Regulation of breast cancer cell motility by T-cell lymphoma invasion and metastasis-inducing protein

Homer C. Adams, Ru Chen, Zhuoming Liu, Ian Whitehead

Research output: Contribution to journalArticlepeer-review

19 Scopus citations

Abstract

Introduction: T-cell lymphoma invasion and metastasis-inducing protein (Tiam1) is an Ras-related C3 botulinum toxin substrate (Rac)-specific guanine nucleotide exchange factor that was isolated based on its ability to induce a metastatic phenotype. In polarized migrating keratinocytes, Tiam1 is found at the leading edge, where it cooperates with the protease-activated receptor 1 (Par1) complex to establish front-to-rear polarity. Although a positive correlation has been observed between Tiam1 expression and tumor grade in a variety of human malignancies, including breast, its role in breast cancer cells has not yet been examined.Methods: Tiam1 expression and Rac activity were examined in a panel of human breast cancer cell lines that exhibit different degrees of cell motility. The contribution of Tiam1 to cell motility was directly examined by using transwell motility and wound-healing assays.Results: Although we observed a striking, positive correlation between Tiam1 expression and cell motility in the panel of breast cancer cell lines, we did not observe a correlation between Tiam1 expression and overall levels of Rac activity. Consistent with this, small interfering ribonucleic acid (siRNA)-mediated suppression of Tiam1 expression limits the motility of cell lines in which Tiam1 expression is high (MDA-MB-231 and MDA-MB-453) but does not substantially alter the overall levels of activated Rac. Tiam1 overexpression is also not sufficient to increase the motility of more poorly motile cells (T-47D) or to increase Rac activity. Immunofluorescence and cellular fractionations indicate that Tiam1 is found predominantly in the Golgi of breast cancer cells, and in the latter case, Tiam1 was shown to co-fractionate with a limited pool of Rac1. Consistent with this Golgi localization, Tiam1 supports cell motility and Golgi reorientation in response to serum in a wound-healing assay using MDA-MB-231 and MDA-MB-435S cells.Conclusions: Tiam1 expression correlates with cell motility in human breast cancer cells and is required to support the motile phenotype. Localization of endogenous Tiam1 to the Golgi, and its demonstrated role in Golgi reorientation, suggest that it may support motility through a mechanism that is discrete from its known function in leading-edge dynamics.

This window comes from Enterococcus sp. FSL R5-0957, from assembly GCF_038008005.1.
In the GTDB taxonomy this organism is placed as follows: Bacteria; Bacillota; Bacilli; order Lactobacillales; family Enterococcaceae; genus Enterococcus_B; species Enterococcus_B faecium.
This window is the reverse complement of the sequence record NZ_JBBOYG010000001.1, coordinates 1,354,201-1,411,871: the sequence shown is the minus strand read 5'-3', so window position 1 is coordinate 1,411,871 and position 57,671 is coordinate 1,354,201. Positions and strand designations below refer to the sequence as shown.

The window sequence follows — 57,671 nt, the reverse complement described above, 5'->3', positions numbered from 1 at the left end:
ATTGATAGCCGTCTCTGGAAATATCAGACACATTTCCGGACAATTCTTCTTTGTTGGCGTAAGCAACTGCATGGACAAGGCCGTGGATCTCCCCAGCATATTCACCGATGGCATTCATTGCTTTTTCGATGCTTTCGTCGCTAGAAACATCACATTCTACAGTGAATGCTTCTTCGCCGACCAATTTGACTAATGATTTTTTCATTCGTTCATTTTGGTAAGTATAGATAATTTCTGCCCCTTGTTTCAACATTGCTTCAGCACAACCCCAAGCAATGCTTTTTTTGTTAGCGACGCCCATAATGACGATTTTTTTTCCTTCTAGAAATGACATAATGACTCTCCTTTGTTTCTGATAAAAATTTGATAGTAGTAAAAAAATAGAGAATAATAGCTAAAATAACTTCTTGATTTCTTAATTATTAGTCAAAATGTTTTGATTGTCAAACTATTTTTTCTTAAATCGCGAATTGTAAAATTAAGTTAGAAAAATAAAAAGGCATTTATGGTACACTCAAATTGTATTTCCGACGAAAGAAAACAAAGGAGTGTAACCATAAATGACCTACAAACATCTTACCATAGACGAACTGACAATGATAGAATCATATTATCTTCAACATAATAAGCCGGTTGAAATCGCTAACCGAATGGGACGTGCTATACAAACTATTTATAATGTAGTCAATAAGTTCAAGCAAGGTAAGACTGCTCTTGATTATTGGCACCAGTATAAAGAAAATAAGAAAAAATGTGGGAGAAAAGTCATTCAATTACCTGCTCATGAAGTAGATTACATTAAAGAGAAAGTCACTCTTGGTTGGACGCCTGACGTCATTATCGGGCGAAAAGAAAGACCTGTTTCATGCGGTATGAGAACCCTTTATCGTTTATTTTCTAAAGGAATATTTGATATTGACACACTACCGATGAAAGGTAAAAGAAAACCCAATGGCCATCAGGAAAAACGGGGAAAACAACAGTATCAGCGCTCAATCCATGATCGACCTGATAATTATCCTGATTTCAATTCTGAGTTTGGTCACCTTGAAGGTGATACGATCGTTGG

Original languageEnglish (US)
Article numberR69
JournalBreast Cancer Research
Volume12
Issue number5
DOIs
StatePublished - Sep 6 2010

All Science Journal Classification (ASJC) codes

  • Oncology
  • Cancer Research

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